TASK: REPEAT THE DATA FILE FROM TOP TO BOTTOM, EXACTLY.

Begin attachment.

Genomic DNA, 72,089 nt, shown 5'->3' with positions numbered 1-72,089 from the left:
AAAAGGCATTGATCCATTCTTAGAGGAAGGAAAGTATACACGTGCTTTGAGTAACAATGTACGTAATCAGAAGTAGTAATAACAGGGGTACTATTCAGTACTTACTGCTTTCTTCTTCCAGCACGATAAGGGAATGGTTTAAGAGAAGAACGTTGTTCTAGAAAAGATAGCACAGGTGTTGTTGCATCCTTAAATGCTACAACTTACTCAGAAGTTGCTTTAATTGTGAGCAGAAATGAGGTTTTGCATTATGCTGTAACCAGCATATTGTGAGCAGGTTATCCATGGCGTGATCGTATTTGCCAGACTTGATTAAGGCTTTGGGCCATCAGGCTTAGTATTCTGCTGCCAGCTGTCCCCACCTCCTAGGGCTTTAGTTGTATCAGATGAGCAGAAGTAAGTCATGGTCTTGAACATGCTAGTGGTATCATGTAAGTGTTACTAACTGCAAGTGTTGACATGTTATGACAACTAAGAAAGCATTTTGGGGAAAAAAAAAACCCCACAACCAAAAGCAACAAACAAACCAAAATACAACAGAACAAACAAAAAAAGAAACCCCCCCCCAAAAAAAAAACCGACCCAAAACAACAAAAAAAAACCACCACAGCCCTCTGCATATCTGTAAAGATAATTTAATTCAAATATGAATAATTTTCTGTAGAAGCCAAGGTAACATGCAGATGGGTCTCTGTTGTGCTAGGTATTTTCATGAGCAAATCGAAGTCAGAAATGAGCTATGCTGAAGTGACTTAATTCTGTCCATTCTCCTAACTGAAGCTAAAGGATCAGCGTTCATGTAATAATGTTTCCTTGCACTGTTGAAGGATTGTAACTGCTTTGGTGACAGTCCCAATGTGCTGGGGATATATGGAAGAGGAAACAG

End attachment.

Genomic DNA, 72,089 nt, shown 5'->3' with positions numbered 1-72,089 from the left:
AAAAGGCATTGATCCATTCTTAGAGGAAGGAAAGTATACACGTGCTTTGAGTAACAATGTACGTAATCAGAAGTAGTAATAACAGGGGTACTATTCAGTACTTACTGCTTTCTTCTTCCAGCACGATAAGGGAATGGTTTAAGAGAAGAACGTTGTTCTAGAAAAGATAGCACAGGTGTTGTTGCATCCTTAAATGCTACAACTTACTCAGAAGTTGCTTTAATTGTGAGCAGAAATGAGGTTTTGCATTATGCTGTAACCAGCATATTGTGAGCAGGTTATCCATGGCGTGATCGTATTTGCCAGACTTGATTAAGGCTTTGGGCCATCAGGCTTAGTATTCTGCTGCCAGCTGTCCCCACCTCCTAGGGCTTTAGTTGTATCAGATGAGCAGAAGTAAGTCATGGTCTTGAACATGCTAGTGGTATCATGTAAGTGTTACTAACTGCAAGTGTTGACATGTTATGACAACTAAGAAAGCATTTTGGGGAAAAAAAAAACCCCACAACCAAAAGCAACAAACAAACCAAAATACAACAGAACAAACAAAAAAAGAAACCCCCCCCCAAAAAAAAAACCGACCCAAAACAACAAAAAAAAACCACCACAGCCCTCTGCATATCTGTAAAGATAATTTAATTCAAATATGAATAATTTTCTGTAGAAGCCAAGGTAACATGCAGATGGGTCTCTGTTGTGCTAGGTATTTTCATGAGCAAATCGAAGTCAGAAATGAGCTATGCTGAAGTGACTTAATTCTGTCCATTCTCCTAACTGAAGCTAAAGGATCAGCGTTCATGTAATAATGTTTCCTTGCACTGTTGAAGGATTGTAACTGCTTTGGTGACAGTCCCAATGTGCTGGGGATATATGGAAGAGGAAACAG